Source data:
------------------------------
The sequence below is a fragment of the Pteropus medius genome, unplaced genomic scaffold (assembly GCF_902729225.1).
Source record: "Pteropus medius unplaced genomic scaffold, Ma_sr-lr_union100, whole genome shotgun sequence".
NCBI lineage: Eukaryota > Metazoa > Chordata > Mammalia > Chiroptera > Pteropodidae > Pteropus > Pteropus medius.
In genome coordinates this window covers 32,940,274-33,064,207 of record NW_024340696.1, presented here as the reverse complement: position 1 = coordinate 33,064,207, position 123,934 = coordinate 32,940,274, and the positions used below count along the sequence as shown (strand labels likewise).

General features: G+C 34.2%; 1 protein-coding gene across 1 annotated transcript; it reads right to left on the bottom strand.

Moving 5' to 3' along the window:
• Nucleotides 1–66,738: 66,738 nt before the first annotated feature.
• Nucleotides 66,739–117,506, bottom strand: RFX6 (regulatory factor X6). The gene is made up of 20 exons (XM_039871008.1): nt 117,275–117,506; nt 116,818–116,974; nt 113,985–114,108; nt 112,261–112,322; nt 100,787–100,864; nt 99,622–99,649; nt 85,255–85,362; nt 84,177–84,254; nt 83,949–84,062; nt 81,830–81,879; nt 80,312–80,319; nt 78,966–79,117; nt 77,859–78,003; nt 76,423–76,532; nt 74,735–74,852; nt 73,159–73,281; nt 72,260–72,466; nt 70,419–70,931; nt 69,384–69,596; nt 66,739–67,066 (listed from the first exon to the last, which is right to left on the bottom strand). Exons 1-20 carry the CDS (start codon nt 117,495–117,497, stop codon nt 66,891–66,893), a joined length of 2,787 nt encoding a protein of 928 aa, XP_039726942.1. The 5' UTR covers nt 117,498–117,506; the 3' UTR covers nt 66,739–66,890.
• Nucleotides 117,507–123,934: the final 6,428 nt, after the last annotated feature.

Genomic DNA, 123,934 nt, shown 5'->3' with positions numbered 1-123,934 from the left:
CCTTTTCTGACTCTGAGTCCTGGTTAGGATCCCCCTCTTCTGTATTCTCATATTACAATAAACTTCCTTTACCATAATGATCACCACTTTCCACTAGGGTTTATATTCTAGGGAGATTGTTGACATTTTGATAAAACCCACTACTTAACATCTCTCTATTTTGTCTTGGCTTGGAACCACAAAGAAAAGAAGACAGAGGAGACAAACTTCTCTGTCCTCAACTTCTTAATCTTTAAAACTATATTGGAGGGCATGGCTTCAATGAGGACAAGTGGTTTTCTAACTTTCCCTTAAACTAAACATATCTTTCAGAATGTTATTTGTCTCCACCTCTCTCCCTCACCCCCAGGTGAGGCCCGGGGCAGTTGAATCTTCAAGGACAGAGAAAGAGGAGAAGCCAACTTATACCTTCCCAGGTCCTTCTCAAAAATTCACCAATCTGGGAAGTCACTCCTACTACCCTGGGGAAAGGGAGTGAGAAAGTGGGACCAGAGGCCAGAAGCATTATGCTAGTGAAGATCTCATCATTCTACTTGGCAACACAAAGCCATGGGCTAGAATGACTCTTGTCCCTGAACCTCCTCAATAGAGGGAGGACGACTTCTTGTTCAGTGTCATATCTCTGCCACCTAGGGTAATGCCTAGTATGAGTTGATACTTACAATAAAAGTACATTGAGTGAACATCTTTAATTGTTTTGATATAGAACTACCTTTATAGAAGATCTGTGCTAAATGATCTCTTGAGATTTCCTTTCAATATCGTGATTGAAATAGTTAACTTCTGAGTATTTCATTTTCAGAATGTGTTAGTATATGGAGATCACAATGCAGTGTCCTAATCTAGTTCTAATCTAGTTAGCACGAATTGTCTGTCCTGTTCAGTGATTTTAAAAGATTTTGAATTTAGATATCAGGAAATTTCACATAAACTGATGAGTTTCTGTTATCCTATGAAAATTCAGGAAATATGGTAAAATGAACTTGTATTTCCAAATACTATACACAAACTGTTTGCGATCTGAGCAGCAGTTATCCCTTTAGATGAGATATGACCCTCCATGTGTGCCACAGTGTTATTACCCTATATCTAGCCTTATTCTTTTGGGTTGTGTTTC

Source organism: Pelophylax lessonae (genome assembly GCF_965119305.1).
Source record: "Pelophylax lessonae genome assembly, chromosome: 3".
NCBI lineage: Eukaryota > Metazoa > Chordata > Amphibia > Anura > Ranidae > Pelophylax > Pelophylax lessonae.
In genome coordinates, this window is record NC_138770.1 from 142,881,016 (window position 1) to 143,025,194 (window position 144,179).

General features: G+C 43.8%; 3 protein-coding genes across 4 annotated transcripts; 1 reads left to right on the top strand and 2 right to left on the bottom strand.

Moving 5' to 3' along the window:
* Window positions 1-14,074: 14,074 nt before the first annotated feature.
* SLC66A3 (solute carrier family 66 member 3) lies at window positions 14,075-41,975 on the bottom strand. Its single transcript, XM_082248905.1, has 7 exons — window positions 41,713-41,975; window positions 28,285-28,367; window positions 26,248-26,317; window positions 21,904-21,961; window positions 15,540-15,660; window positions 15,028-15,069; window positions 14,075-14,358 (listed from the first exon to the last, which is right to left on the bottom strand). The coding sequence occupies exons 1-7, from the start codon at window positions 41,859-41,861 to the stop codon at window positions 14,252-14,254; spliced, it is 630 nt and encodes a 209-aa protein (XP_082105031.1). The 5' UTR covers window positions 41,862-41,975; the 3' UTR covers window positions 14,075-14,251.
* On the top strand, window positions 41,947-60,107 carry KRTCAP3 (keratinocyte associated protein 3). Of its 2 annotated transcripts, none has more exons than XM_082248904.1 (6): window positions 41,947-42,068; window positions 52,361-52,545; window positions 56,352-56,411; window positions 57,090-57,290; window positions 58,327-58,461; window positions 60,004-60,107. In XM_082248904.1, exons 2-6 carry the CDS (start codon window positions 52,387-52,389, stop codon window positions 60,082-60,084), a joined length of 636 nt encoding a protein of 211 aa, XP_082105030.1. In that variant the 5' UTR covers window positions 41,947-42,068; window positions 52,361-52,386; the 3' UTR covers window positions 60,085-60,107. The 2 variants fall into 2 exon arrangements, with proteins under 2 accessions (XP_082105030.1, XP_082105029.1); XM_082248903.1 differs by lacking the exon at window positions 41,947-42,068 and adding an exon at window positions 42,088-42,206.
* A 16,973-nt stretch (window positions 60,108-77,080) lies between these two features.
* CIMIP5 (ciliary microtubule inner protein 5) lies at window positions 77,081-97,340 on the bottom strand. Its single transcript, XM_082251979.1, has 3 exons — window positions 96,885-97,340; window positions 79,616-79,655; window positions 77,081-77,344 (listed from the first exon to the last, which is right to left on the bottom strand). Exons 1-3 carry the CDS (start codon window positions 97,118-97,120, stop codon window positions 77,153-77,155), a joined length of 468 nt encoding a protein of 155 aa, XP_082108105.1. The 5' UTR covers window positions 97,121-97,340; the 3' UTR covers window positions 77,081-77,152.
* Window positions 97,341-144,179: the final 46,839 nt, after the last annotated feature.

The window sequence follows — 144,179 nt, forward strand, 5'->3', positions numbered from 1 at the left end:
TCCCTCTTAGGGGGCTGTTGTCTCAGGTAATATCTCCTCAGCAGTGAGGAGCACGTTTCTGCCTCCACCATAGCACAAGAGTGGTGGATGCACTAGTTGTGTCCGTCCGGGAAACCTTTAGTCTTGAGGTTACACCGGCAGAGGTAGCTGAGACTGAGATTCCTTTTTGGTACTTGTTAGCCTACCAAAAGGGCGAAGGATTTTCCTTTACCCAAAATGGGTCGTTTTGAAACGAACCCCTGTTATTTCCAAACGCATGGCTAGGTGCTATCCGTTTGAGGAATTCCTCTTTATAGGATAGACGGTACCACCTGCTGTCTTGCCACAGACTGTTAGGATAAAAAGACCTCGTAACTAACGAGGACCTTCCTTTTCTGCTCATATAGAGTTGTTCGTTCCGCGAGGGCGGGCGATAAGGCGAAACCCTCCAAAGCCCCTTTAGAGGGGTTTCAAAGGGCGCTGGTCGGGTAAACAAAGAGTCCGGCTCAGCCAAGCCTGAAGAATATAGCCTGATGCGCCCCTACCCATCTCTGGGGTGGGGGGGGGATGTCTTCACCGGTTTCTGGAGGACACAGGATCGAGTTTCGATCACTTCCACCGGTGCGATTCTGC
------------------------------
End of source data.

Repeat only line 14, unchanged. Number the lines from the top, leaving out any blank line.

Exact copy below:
NCBI lineage: Eukaryota > Metazoa > Chordata > Amphibia > Anura > Ranidae > Pelophylax > Pelophylax lessonae.